But since we started slinging antibiotics at every real or imagined pathogenic threat, we created the perfect conditions to make resistance genes the hottest accessory for every bacterium around.
Even the godfather of antibiotics Sir Alexander Fleming, discoverer of penicillin, warned of the risk of spreading resistance back in 1946, arguing the public demand would mean that drugs were over-used until the bacteria evolved better defences. “The thoughtless person playing with penicillin treatment is morally responsible for the death of the man who finally succumbs to infection with the penicillin-resistant organism,” he told readers of the New York Times. “I hope the evil can be averted.” Read more.

Could animal testing ever be phased out?

From ABC Health and Wellbeing, 19 August 2016:

There’s an uncomfortable truth to modern medicine.

That drug you take for your high blood pressure, the vaccine to prevent infectious disease, the pill to avoid pregnancy, the medical ointment for your skin condition, or even the pacemaker keeping your arrhythmia in check — all of those and more have, at one time, been tested on a live animal.

Between the testing of a new chemical compound on cell cultures in a laboratory and the first time that compound is given to a live human, it will almost certainly be administered to mice, rats, rabbits and perhaps even a non-human primate.

These animals could be said to be the unsung heroes of modern medicine — although they aren’t volunteers.

In recent years there has been an increasing focus on problems of using animals in medical research, and what — if any — alternatives exist or could be developed to replace them. Read more.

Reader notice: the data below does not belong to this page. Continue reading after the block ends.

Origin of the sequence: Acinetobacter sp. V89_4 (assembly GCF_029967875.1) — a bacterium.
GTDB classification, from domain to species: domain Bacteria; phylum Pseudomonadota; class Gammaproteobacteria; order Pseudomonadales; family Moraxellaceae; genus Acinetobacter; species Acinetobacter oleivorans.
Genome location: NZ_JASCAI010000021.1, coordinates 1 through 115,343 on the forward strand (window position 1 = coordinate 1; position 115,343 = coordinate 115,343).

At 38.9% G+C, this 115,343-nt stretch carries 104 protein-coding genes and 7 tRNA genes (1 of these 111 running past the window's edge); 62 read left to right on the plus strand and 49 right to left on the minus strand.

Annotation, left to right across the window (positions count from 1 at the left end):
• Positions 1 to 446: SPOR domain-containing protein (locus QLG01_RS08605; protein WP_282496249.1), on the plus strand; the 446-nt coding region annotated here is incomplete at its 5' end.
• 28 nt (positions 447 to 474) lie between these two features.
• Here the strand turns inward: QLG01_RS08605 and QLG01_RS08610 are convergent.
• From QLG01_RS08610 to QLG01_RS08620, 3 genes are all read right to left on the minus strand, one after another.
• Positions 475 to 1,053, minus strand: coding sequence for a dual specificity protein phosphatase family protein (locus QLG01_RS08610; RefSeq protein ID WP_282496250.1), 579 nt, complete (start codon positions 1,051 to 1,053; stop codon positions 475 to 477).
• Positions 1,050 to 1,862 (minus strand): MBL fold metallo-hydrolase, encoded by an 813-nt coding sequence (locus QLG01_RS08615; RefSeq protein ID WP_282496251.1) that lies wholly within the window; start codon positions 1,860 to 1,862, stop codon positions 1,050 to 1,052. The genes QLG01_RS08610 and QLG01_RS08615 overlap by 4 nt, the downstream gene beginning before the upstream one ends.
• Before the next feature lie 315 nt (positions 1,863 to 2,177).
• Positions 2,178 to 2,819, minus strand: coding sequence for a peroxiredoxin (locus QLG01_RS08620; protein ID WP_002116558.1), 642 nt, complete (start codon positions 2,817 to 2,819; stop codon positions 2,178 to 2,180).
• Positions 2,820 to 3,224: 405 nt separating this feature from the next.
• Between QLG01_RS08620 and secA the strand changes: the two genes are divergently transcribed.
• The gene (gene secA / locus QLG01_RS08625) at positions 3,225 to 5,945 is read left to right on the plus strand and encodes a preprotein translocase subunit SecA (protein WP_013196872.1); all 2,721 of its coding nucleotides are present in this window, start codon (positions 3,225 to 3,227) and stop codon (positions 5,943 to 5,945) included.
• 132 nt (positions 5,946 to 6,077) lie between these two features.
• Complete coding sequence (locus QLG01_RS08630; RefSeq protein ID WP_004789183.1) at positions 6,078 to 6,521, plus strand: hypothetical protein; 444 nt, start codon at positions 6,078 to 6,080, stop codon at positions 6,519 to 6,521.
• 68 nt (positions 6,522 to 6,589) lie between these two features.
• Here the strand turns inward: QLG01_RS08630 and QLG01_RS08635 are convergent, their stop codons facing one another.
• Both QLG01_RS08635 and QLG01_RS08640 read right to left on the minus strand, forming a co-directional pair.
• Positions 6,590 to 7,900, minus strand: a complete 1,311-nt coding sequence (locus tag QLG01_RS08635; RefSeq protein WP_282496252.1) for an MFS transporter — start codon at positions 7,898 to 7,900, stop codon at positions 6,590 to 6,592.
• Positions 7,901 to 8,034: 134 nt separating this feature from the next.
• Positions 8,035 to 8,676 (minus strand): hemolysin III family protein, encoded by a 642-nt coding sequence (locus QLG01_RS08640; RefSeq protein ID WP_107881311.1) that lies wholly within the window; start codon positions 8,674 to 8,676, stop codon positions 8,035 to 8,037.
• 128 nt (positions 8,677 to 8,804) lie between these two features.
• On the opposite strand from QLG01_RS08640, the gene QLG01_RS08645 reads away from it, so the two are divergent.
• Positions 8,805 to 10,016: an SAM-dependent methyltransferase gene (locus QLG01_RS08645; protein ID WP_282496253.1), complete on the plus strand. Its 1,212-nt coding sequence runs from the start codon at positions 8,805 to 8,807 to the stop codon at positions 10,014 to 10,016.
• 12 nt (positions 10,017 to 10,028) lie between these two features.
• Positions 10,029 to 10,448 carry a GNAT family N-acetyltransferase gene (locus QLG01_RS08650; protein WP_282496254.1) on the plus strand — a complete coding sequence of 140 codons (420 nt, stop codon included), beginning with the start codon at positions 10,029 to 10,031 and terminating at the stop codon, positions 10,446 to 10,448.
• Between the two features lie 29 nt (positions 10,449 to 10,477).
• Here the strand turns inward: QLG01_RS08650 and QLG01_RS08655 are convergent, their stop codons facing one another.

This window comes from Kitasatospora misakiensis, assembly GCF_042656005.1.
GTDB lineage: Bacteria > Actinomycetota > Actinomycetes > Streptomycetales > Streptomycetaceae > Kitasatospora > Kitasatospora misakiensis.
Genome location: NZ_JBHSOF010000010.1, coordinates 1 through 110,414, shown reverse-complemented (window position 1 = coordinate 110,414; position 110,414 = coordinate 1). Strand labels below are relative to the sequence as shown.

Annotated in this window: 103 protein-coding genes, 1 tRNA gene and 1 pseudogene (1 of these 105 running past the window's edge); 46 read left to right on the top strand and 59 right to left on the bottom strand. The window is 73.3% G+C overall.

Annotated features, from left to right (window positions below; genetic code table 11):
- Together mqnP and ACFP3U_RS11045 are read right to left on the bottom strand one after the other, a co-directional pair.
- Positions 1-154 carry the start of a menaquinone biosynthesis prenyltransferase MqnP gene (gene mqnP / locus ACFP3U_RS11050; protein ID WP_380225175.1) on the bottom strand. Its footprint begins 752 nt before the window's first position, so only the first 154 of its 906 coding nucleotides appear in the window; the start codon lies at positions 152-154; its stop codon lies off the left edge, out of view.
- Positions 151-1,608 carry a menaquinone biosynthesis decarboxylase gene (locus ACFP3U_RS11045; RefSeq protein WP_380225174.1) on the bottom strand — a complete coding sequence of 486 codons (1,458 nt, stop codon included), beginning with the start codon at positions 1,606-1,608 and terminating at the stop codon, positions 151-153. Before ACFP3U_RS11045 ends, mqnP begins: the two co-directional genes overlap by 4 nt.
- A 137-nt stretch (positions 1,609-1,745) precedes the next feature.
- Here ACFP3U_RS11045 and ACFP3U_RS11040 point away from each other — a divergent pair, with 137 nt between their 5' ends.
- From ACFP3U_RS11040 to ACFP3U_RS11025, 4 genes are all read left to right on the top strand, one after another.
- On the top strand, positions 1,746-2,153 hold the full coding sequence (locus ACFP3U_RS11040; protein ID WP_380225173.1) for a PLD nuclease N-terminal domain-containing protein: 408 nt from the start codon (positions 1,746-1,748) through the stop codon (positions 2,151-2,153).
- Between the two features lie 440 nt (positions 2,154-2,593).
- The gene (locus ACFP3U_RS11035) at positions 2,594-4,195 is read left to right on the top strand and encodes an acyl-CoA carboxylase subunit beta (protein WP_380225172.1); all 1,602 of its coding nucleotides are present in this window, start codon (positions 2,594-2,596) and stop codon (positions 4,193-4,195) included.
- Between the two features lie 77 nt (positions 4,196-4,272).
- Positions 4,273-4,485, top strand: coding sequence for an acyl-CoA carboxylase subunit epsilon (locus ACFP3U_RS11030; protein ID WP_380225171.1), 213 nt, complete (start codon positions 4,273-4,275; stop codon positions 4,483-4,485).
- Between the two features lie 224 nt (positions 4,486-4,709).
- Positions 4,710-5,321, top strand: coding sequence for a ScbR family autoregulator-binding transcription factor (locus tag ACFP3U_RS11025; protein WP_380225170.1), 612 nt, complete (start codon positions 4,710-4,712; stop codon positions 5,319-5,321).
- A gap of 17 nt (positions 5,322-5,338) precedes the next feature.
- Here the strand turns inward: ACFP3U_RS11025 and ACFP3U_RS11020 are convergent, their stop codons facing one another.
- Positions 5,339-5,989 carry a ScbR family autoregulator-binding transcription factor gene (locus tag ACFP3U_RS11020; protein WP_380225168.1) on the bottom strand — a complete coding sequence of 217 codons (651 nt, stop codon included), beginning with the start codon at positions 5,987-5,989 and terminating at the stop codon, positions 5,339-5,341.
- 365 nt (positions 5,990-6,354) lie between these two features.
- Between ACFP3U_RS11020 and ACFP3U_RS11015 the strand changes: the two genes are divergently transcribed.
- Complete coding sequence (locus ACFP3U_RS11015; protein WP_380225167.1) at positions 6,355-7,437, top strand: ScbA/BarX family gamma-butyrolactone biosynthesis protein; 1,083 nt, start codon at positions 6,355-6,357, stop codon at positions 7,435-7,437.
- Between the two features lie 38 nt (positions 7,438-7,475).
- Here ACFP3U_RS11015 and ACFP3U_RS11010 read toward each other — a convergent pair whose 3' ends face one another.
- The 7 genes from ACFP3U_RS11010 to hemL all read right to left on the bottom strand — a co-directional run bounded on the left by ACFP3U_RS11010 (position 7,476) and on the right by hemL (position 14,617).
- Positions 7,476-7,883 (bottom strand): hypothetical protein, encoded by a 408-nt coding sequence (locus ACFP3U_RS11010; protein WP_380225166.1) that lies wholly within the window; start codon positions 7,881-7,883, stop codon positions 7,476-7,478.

Human embryos cultured in lab for record time a ‘major step forward’ that opens ethical debate

From ABC News in Science, 5 May 2016:

For the first time, scientists have kept human embryos alive in the laboratory for six days beyond the point at which it would normally implant into the uterus.

Two separate groups of scientists today report in Nature and Nature Cell Biology their successful development of human embryos in a petri dish for up to 13 days after fertilisation.

The research teams said the advance shines a light into an unexplored period of early embryonic development.

Meanwhile others said the development could open up discussion about the ’14-day rule’; a globally-agreed developmental cut-off beyond which scientific research is not permitted on human embryos. Read more.

 

Forever young

From Australian Geographic, May/June edition:

IT’S BARELY 8AM ON A spring morning in Sydney’s inner south-west. Already the indoor ice rink is alive with lithe figures swooping and twirling in the cool internal air. These world-class figure skating hopefuls have been here for hours, practising their gravity-defying leaps, forcing themselves to their feet after each brutal tumble.